Byrnes has been fighting hard to keep manager A.J. Hinch around, according to Heyman. Hinch, who had never managed before taking over the club last year, does not make a seven-figure salary, so the D’Backs could fire him without having to absorb too much money. And the man who hired Hinch? Heyman reports that no one realistically expects Byrnes to be in the line of fire.
WEDNESDAY, 2:35pm: This deal is official, tweets Joel Sherman of the New York Post.
TUESDAY, 1:24pm: As chronicled here, a three-team blockbuster trade has been agreed upon between the Yankees, Diamondbacks, and Tigers. The players:
- The Yankees receive center fielder Curtis Granderson, who turns 29 in March. Granderson is owed $5.5MM in 2010, $8.25MM in '11, and $10MM in '12, with a $13MM club option/$2MM buyout for '13. That's $25.75MM guaranteed over the next three years. Melky Cabrera could now be expendable for the Yankees, and the Cubs are one possible suitor.
- The Diamondbacks receive a pair of starting pitchers: Edwin Jackson and Ian Kennedy. Jackson, 26, is under team control for '10 and '11 and is owed an arbitration raise on this year's $2.2MM salary. Kennedy, 25 this month, missed most of the '09 season due to surgery to remove an aneurysm near his shoulder. As far as I can tell he is under team control for another six seasons. This is the second year in a row Jackson has been traded at the Winter Meetings.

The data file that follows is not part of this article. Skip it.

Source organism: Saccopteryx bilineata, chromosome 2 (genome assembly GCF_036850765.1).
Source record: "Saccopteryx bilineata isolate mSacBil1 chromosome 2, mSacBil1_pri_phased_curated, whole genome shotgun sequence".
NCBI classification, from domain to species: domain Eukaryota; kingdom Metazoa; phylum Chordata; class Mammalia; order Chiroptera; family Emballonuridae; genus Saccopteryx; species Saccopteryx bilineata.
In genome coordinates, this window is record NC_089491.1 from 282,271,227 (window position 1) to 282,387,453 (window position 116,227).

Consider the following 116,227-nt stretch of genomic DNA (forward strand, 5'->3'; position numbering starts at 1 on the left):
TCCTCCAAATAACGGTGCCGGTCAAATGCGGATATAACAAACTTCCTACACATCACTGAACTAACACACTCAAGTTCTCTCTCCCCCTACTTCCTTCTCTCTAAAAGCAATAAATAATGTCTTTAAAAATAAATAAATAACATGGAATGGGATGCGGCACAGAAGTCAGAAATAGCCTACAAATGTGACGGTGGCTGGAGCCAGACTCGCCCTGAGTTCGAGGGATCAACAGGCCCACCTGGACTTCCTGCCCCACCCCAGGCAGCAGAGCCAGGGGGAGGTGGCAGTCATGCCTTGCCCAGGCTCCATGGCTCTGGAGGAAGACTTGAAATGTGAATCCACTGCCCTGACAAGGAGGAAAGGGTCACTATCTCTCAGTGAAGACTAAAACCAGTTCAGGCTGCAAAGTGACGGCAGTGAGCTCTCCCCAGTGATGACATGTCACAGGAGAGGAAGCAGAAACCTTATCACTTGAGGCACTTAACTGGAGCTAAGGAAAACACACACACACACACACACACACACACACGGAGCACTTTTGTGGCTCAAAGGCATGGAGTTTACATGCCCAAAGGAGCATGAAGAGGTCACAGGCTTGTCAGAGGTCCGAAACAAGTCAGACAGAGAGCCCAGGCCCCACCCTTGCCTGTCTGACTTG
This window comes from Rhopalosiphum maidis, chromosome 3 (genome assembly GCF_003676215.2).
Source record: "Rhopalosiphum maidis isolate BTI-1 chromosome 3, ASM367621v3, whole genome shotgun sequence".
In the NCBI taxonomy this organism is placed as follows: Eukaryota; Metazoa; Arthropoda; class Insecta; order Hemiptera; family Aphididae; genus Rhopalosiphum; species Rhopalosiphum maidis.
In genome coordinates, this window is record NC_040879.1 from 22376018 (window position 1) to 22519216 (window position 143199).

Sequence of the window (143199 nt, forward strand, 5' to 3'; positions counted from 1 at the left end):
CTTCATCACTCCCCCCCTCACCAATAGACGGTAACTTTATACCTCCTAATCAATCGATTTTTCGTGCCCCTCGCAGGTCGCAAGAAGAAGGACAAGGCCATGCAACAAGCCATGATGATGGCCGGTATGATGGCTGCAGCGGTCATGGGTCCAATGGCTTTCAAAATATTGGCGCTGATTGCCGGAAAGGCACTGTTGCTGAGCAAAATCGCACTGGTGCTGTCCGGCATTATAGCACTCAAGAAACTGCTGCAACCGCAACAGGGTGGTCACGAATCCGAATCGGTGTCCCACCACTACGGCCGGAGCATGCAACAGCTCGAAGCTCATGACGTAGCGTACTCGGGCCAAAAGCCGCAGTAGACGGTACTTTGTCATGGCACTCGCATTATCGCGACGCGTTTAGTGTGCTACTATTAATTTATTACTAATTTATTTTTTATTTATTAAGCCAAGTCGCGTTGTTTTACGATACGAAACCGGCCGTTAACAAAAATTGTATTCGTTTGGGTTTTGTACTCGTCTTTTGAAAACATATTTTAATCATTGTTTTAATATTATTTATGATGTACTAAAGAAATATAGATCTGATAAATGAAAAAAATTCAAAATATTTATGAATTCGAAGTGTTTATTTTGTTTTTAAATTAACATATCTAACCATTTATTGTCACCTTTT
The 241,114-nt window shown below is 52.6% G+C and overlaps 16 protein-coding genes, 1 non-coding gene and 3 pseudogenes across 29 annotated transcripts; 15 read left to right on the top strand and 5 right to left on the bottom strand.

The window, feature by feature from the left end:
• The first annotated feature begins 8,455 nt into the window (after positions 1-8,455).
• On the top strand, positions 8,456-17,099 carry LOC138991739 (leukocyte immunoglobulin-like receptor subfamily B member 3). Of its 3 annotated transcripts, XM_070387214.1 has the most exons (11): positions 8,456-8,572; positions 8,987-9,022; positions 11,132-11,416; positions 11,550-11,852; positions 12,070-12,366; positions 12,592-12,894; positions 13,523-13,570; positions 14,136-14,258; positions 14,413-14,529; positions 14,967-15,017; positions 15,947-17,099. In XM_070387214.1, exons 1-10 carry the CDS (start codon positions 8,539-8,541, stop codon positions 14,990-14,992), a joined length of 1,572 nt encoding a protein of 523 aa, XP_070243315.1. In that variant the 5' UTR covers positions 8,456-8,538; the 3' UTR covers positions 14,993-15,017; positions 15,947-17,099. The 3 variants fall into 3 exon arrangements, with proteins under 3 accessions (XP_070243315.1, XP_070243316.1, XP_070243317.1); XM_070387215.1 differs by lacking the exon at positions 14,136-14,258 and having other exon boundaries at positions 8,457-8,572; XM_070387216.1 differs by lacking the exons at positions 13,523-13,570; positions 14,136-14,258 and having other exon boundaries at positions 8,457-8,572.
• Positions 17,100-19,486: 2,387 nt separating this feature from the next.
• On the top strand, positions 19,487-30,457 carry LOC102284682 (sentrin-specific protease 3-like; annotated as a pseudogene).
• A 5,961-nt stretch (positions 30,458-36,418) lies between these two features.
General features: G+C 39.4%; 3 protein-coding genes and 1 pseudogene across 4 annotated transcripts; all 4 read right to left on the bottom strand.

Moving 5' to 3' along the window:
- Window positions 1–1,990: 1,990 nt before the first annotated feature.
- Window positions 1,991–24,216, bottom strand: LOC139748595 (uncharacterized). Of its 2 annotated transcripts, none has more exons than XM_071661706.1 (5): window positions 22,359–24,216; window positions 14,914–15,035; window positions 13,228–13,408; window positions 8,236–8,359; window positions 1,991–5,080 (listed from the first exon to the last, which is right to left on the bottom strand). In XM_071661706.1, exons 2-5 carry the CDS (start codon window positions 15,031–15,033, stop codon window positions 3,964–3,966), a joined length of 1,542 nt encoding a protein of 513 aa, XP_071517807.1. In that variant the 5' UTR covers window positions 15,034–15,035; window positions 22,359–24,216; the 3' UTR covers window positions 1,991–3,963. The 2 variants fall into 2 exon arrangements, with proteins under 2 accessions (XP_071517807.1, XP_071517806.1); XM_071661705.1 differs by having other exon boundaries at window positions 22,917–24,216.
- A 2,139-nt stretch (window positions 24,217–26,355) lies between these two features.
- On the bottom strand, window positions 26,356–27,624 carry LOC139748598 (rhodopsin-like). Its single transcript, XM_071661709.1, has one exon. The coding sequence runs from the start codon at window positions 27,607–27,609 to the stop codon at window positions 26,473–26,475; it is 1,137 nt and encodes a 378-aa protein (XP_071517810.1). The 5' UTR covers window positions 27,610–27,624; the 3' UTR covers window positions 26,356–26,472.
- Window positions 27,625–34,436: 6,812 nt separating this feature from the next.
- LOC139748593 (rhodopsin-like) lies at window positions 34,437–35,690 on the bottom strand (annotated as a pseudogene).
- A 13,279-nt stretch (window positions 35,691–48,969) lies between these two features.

- The Tigers receive four players: starter Max Scherzer, relievers Daniel Schlereth and Phil Coke, and center fielder Austin Jackson. The Tigers get five years of Scherzer, six of Schlereth, five of Coke, and six of Jackson, potentially 22 years of control in total. Scherzer, 25, and Jackson, 23 in February, are probably considered the prizes of the haul.
Some links on this Friday evening:
- Daniel Barbarisi of The Providence Journal talks about the Red Sox shortstop search and concludes that Marco Scutaro is their best option. The article mentions a few other possibilities, including Brewers infielder Felipe Lopez. The 30-year-old is coming off of a career year but hasn't played shortstop regularly since 2007, when he posted a UZR/150 of -12.3.
- In a column for CBSSports.com, Larry Dobrow lays out his suggestions for the Brewers this winter. Dowbrow urges the club to lay the groundwork for a Prince Fielder deal and cash in their trade chips, Corey Hart and Mat Gamel.
- Hey American League fans, ever wonder what Jim Bowden would do if he were your team's GM? Well, wonder no more because with the help of his Amazing Technicolor Dreamtie, he lays out the moves he would make for several AL teams for FOX Sports. Amongst other things, Bowden pushes the Yankees to beat Boston to the punch and deal Joba Chamberlain, Brett Gardner, and Ian Kennedy to the Blue Jays for Roy Halladay.